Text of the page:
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Why Canada can't wash its hands of Afghan detainees
Why Canada can't wash its hands of Afghan detainees
Michael Byers
March 22, 2006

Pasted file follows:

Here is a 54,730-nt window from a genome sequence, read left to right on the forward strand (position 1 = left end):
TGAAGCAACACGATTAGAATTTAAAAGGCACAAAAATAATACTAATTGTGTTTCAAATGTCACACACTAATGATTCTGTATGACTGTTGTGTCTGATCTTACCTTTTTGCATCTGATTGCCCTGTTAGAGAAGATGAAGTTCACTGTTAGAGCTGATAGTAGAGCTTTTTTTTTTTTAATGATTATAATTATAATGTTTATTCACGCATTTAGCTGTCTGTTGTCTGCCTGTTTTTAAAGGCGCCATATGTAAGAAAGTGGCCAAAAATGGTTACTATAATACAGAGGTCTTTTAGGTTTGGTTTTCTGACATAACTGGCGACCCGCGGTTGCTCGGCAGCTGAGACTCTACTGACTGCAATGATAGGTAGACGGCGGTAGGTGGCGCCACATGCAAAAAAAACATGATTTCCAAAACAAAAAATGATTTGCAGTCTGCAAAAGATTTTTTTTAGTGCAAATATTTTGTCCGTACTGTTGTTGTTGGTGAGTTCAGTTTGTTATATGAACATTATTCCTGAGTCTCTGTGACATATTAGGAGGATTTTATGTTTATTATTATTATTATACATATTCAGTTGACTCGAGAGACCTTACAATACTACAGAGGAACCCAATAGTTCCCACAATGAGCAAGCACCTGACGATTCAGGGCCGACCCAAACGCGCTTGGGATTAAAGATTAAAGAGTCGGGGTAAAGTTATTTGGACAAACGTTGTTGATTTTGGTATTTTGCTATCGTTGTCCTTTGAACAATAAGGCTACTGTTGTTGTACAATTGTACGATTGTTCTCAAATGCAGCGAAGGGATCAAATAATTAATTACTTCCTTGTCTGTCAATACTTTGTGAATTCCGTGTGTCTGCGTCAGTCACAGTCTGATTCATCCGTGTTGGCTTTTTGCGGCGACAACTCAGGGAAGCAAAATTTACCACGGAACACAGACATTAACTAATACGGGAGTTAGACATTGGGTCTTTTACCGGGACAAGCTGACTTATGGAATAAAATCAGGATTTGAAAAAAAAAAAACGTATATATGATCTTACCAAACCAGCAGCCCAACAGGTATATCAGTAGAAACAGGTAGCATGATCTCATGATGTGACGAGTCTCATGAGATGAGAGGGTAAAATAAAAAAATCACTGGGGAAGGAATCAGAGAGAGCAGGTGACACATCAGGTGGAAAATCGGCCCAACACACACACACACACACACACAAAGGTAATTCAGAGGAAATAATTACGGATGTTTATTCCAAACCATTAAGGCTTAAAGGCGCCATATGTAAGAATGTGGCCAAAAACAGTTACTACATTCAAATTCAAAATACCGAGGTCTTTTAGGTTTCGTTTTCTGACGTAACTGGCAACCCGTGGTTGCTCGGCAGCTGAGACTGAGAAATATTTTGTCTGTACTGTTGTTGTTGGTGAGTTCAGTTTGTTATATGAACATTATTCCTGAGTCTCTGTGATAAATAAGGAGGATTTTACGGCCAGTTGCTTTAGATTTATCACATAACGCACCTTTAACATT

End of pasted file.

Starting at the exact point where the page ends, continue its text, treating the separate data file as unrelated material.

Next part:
For four years, Canadian soldiers in Afghanistan have violated international law by transferring suspected Taliban and Al Qaeda fighters into the custody of the United States. In one of his final acts as defence minister, Bill Graham concluded an agreement with the Afghan government that will see future detainees transferred into its custody instead. The agreement is a step in the right direction, but there's still no certainty that Canada's legal obligations will be fulfilled. Canadian soldiers captured and transferred the first detainees in January 2002. The transfers occurred shortly after U.S. Defence Secretary Donald Rumsfeld publicly refused to convene the "status determination tribunals" required by the Third Geneva Convention, to investigate whether individuals captured on the battlefield are prisoners of war. Canada, by choosing to hand the detainees over to a country that was in clear violation of the Third Geneva Convention, violated the convention itself. The British and German governments showed greater concern for the law. As soon as Rumsfeld made his announcement, they ceased transferring detainees to the U.S. and began handing them to the nascent government of Hamid Karzai. At the time, Canada's actions did not violate the 1984 Torture Convention, since there was no reason to believe that U.S. forces would mistreat the detainees. Today, we know better. Photographs, news reports, and official investigations into abuses at Abu Ghraib Prison, Bagram Air Base and Guantanamo Bay indicate that, at best, the United States has failed to educate its soldiers about human rights and the laws of war. At worst, the revelations indicate a policy of law-breaking that extends all the way up the chain of command. Then there is the American gulag. According to the Washington Post, the CIA has maintained covert prisons in a number of foreign countries: "Virtually nothing is known about who is kept in the facilities, what interrogation methods are employed with them, or how decisions are made about whether they should be detained or for how long." Worse yet, "CIA interrogators in the overseas sites are permitted to use the CIA's approved `enhanced interrogation techniques,' some of which are prohibited by the UN convention (on torture) and by U.S. military law." It is in this context that Canadian Brig.-Gen. Mike Ward announced, in September 2005, that Canadian special forces had again transferred detainees to U.S. custody. The full scope of the Geneva Conventions no longer applies to Canada's operations in Afghanistan because our soldiers are there with the full consent of the UN-recognized government in Kabul. But Canada is still bound by a provision —"Common Article 3" — that is found in all four of the Geneva Conventions and applies to armed conflicts which are "not of an international character occurring in the territory of one of the High Contracting Parties." Afghanistan is one such party, having ratified the conventions in 1956. Common Article 3 stipulates that "persons taking no active part in the hostilities, including members of armed forces who have laid down their arms," are absolutely protected from "violence to life and person, in particular murder of all kinds, mutilation, cruel treatment and torture." Canada, by transferring detainees to a foreign military that has recently committed violations of the latter kind, risks becoming complicit in yet another breach of the Geneva rules. We're also taking a risk under the 1984 UN Torture Convention. Article 3 of that convention stipulates that "no state party shall expel, return or extradite a person to another state where there are substantial grounds for believing that he would be in danger of being subjected to torture." Last autumn, the UN Special Rapporteur on Torture singled out Canada and five other countries for violating this convention by deporting terrorist suspects to countries, such as Egypt and Syria, where they may have been tortured. Given what we now know about practices at Abu Ghraib, Bagram, Guantanamo Bay and elsewhere, the possibility that our detainees will be tortured in U.S. custody is also very real — as real, perhaps, as if we sent them to Syria. Last December, Graham — who was an international law professor before entering politics — successfully pushed for a transfer-of-detainee agreement with Afghanistan. Under the agreement, Afghanistan commits to the humane treatment of any individuals transferred to it by Canada, and to allow representatives of the International Committee of the Red Cross to visit them. Yet under international law, Canada's obligations do not end when a detainee leaves our soldiers' hands. The UN Committee on Torture has stated that the term "another state" in Article 3 of the Torture Convention encompasses any additional country to which a prisoner might subsequently be transferred. For this reason, transferring detainees to the Afghan authorities does not relieve Canada of responsibility should the Afghans accede to an American request for an onward transfer. In short, if any detainee who was captured by Canada ends up being tortured, Canada will be complicit — regardless of whether the detainee arrived in the hands of his torturers directly or indirectly. The Canadian government insists that there is no reason to believe that Afghanistan will break its promises. Perhaps not, but the Afghan government is hardly a model of perfect compliance with international human rights. According to the UN-funded Afghanistan Research and Evaluation Unit, 19 of Afghanistan's newly elected MPs are suspected war criminals. And earlier this month, Assadullah Sarwari, who headed the Afghan intelligence agency during the communist regime of the late 1970s, was denied legal representation and convicted and sentenced to death in a one-day trial. The Afghan government is also susceptible to being influenced by the United States, which still has 19,000 troops in the country. Karzai is democratically elected, but some strings remain attached. In these circumstances, Canada should build its own detention facility in Kandahar, perhaps together with the Dutch, who delayed their deployment to Afghanistan because of concerns about the transferring of detainees. American and Afghan officials would still be allowed to conduct interrogations at this facility, but only in the presence of a Canadian soldier or police officer. The Department of National Defence argues that such a facility would cost too much. But surely, as the eighth largest economy in the world, upholding fundamental human rights is something we can afford.